Some professors behaved as if the patient was simply an extra in a movie that they were the star. Students and residents encircled the patient while the attending grilled us for information, challenged us with questions, and taught us using technical medical terminology, while barely acknowledging that a human being lay in the bed. Then, he would simply nod to the patient and walk to the next bed. Later, one of us would need to return to the patient, who was at least confused and sometimes terrified. Fortunately, I also learned from equally skilled attendings, who demonstrated care and concern for the person behind “the gallbladder,” or “the pneumonia.”
Perhaps the best was Dr. John Loeb, an endocrinologist at Columbia, whose father Robert had been the brilliant, dedicated giant of medicine, esteemed researcher of adrenal and kidney metabolism, and, I was told, the feared archetype of a demanding, and sometimes humiliating, Bard Professor and Chairman of the Department of Medicine. I remember thinking that I was glad Dr. Robert had retired before I arrived, leaving behind only his renowned textbook of medicine for future students. I had concerns that his son, also considered an excellent physician, would impart his skills in a similar manner.
Ironically, I would not meet John Loeb at Columbia, but two years later during my residency at Penn for an exchange program in Shiraz, Iran, with Pahlavi University Medical School. John came from New York City, and I from Philadelphia. We needed translators to communicate with the Farsi-speaking patients. Fortunately, scientific disciplines at Pahlavi University were taught in English. I relied heavily on the medical students and residents to provide most of the histories and occasionally acting as interpreters. The patients, some from Shiraz itself, and many from surrounding nomadic tribes who had little formal education, did not expect to have a dialogue with the American doctor. Occasionally, I would pursue more history and request that the resident ask another question. On my first day on the ward, I remember how dumbfounded and bemused the resident was when I asked if a 45 year-old tribal women with abdominal pain was still menstruating. When I pushed him to ask her, she looked as puzzled as he did with my question. After a lengthy exchange, the resident proceeded to tell me that our patient was married at age 9 and became pregnant with her first child before she menstruated. She then nursed each of her fifteen children, which suppressed her cycle, and became pregnant again before ever having vaginal bleeding. She had never experienced a monthly cycle and entered menopause while nursing her youngest. Introductions and interpretation took a lot of time, so mostly I accepted the histories from the well-educated and trained house staff.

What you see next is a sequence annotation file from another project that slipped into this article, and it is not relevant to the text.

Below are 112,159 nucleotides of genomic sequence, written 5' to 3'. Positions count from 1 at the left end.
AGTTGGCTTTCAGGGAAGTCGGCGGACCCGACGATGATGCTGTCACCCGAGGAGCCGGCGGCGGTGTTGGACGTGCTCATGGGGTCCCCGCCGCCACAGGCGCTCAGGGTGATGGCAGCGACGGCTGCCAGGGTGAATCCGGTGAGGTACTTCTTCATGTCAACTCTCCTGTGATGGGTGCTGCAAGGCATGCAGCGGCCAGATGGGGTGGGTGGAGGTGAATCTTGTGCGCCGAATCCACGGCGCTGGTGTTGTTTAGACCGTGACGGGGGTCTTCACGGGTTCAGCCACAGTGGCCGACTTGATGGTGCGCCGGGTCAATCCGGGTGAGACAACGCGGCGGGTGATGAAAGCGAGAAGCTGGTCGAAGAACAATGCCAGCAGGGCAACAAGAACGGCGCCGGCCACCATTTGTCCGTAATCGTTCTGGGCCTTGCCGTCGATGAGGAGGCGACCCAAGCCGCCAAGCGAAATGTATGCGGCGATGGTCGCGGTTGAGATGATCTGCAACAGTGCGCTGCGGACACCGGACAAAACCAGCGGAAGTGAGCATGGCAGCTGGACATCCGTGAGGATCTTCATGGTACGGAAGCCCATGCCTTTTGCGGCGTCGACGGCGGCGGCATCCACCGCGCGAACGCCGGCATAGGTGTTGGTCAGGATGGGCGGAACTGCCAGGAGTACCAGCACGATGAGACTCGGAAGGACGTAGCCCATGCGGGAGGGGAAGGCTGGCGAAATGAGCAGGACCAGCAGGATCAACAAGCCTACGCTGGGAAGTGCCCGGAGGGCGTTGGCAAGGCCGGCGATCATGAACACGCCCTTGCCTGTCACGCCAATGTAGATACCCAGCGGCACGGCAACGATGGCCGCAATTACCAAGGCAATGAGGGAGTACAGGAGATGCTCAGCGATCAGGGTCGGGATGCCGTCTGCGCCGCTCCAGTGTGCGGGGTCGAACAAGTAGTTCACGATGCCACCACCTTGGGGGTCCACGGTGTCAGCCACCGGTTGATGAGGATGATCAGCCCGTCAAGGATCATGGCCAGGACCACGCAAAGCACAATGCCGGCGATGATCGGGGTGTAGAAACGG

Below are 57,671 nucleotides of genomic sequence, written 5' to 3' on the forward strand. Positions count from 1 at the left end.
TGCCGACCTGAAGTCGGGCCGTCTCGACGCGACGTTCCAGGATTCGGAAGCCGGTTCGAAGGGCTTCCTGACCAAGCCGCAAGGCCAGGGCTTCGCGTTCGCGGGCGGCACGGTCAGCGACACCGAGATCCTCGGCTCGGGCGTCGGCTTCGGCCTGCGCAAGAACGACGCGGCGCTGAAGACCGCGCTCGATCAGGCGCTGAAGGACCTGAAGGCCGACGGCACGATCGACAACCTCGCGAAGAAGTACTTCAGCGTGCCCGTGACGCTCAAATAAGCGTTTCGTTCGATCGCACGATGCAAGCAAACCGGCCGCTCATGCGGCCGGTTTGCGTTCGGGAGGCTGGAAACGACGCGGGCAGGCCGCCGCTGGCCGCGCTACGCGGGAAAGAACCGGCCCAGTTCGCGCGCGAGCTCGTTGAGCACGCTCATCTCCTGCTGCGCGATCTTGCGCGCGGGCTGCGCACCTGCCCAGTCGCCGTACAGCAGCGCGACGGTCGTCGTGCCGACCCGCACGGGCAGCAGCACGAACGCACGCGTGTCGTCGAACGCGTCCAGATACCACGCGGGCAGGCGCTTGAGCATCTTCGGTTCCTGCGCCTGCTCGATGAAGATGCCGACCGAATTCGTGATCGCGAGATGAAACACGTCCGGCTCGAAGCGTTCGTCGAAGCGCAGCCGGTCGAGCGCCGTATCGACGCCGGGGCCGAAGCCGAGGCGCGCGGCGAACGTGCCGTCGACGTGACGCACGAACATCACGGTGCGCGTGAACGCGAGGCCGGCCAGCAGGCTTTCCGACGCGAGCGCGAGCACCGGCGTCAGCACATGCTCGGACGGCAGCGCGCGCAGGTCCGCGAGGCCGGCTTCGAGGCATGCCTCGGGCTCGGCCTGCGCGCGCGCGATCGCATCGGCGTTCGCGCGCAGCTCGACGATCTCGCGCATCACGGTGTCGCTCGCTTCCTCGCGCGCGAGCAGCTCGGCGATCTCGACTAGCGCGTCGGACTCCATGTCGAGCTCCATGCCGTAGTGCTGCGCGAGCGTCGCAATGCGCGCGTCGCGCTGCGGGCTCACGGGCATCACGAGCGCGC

Dr. Loeb arrived in Shiraz about two weeks after Anne, our infant son and me. In a few days, he began his rounds on the medicine ward. We took him to the bedside of a very ill sixty year-old man with multiple medical issues. I expected him to ask the medical student to give the traditional presentation of the case, which included pertinent history, physical findings, diagnostic tests, therapeutic interventions and response to treatment. Instead, Dr. Loeb placed his hand on the shoulder of his new patient, introduced himself, and asked for his permission to speak with and about him with the residents and students. He waited for the translation. The patient nodded his ascent and reached for the hand of this strange doctor. John then took a couple minutes to re-arrange the patient’s position in bed, until he was sure that he was as comfortable as his condition allowed. Only then did he move to the clinical issues at hand. Instead of asking for the student’s summary, he asked all of us what we noticed about the patient. We spent about ten minutes describing all that was visible if we cared to look. Before any words were uttered, Dr. Loeb already knew that the patient was in heart failure, likely due to leaking heart valves, had a thyroid goiter and was likely hypothyroid, and suffered from anemia, and chronic renal failure. His exam confirmed most of these observations. Only then did he ask for the student’s summary, which confirmed the rest. Finally, Dr. Loeb returned to his new patient, explained our findings, treatment plan and likely prognosis, in simple language that, if correctly translated, he would understand. After the translation, John asked the patient how he was doing with all this medical information and if he had any questions or worries. His patient told him that he knew Allah would take him soon and that he was not afraid. He took John’s hand in both of his and thanked him for his care.
Dr. Loeb understood that nearly all patients lying flat in bed, and surrounded by white-coated experts hovering above them, felt vulnerable and scared, but often were too afraid of disappointing their saviors by wasting their precious time to tell them how scared they were. His gentleness and sincerity created the space for the brief, intimate connection that was, in this case, the best medicine his very sick new patient would receive. Dr. Loeb taught me that clinical excellence and compassion are not mutually exclusive. In all the best ways, he was his father’s son.